Come As You Are


Sex – an activity that can be so easily taken for granted. Sure, there's nothing wrong with taking matters into your own hands and going solo, but it's always better with someone else. And regardless of how (in)experienced you are, everyone who has ever done it shares one thing in common – no, not an STD – the loss of one's virginity.

For many it's the most daunting thing ever; obviously for those born within the golden age of sex, aka the internet era, getting access to how it's done (and possibly even more importantly, how it isn't done – not on a first date at least) has never been easier.

But these rules generally apply to the only able bodied. How does it work for everyone else?

Lars (Gilles de Schryver), Jozef (Tom Audenaert) and Philip (Robrecht Vanden Thoren) are three young Belgian men with one thing in common, they're still all virgins. Actually, they have something else in common too, they are all also disabled: Philip is paralysed, for the most part, from the neck down; Lars has a life-threatening disease and is wheelchair-bound; and Jozef is only partially sighted.

They decide amongst themselves that none of them want to die virgins, so decide to do something about it. Under a rouse of going on a two week wine tour, they're actually going to a luxury brothel in Spain that caters for the disabled.

Their parents agree and everything is set, until Lars gets some devastating news that his condition has gotten worse and his situation is now terminal. Although the parents may have decided to cancel the trip, the three of them haven't, deciding that it's now more important than ever that they take their trip. So sneaking out without their parents knowledge, they set off in a van on what they hope will be a truly memorable journey.

boom dvd reviews - Come As You Are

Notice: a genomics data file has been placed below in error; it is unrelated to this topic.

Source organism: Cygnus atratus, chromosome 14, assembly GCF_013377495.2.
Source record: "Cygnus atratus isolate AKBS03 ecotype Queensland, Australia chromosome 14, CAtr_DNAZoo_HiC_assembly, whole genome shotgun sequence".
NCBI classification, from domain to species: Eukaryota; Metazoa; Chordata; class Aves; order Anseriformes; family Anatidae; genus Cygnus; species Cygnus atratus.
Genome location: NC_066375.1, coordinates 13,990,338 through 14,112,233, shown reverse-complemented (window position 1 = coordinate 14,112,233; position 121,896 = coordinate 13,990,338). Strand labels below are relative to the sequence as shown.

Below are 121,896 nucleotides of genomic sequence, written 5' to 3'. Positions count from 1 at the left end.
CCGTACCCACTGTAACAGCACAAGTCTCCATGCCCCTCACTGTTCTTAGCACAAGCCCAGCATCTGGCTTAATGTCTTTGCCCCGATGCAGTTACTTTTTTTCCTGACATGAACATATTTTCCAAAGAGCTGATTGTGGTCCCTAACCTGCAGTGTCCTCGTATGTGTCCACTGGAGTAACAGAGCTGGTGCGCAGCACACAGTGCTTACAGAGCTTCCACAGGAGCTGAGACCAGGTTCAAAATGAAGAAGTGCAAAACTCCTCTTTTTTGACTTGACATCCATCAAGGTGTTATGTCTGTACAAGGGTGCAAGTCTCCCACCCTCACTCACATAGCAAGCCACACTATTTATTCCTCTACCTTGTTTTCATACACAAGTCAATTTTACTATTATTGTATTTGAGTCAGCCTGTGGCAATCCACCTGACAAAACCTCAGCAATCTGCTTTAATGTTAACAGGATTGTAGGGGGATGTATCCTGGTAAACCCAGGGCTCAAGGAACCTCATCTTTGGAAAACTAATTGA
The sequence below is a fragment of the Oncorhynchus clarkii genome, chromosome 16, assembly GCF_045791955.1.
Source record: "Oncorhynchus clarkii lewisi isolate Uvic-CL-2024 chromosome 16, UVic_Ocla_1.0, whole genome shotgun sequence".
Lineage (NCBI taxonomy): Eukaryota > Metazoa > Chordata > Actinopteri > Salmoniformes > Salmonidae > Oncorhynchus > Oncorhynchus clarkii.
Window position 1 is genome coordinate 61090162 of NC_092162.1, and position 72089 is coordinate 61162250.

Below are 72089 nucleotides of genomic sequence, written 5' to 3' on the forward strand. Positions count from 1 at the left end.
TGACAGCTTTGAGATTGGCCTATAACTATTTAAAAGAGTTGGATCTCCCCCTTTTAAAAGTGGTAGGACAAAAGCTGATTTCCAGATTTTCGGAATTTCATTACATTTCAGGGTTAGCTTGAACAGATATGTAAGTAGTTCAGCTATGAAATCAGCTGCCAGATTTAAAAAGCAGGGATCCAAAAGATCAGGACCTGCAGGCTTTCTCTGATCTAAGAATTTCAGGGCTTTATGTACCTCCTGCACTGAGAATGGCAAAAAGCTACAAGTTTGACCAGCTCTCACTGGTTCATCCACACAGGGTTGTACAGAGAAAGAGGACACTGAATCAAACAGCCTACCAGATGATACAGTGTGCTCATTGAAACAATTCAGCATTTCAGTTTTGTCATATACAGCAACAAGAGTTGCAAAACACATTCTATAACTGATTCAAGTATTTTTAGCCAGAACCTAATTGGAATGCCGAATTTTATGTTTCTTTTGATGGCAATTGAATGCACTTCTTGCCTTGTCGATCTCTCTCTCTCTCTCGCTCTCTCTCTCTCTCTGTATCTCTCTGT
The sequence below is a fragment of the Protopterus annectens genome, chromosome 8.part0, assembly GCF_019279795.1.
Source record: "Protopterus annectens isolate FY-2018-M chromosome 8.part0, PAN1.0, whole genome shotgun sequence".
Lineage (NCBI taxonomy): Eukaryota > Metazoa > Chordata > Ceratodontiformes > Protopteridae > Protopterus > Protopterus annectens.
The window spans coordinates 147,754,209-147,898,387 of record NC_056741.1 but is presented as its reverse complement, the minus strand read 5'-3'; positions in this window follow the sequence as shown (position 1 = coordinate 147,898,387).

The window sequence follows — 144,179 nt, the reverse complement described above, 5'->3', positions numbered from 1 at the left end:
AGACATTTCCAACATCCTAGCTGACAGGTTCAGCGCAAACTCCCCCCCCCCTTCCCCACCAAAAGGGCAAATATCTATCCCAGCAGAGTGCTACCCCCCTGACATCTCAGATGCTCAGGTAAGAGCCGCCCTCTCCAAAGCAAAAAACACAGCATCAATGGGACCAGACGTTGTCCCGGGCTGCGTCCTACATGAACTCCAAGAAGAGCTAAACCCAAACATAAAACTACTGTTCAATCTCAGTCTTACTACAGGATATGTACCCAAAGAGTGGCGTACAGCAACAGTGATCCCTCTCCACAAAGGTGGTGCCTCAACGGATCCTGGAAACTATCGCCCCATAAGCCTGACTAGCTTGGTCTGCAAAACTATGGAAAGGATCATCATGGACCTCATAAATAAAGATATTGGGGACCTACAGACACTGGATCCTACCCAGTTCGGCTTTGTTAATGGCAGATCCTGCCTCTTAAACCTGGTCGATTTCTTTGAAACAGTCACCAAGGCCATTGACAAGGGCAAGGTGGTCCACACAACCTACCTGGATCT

Well this certainly puts an interesting twist on water therapy.

Come as You Are is simply one of those foreign films that is impossible not to love. It may involve three disabled characters, but their story of friendship and the desire to pop their proverbial cherries is a universal one. It's by no means a pity party at the expense of their disabilities; instead, it's a road trip for three sexually-frustrated friends who also happen to be disabled.

Director Geoffrey Enthoven does well not to tug on the heart strings and keeps the story deeply grounded. In doing so, the film works even better on an emotional level.

The performances are strong too, with the three main leads displaying a wealth of warmth, charm and humour in their characters.

If you can imagine a disabled, foreign version of The Inbetweeners Movie, then this is the closest thing to it –although thankfully without references to 'clunge', which no doubt doesn't translate well, into Belgian or otherwise.

European road trips can often ended up being quite sordid affairs (see above), so it's refreshing to be able to describe this one in less crude terms as more of a joyous celebration of life.

we give this four out of five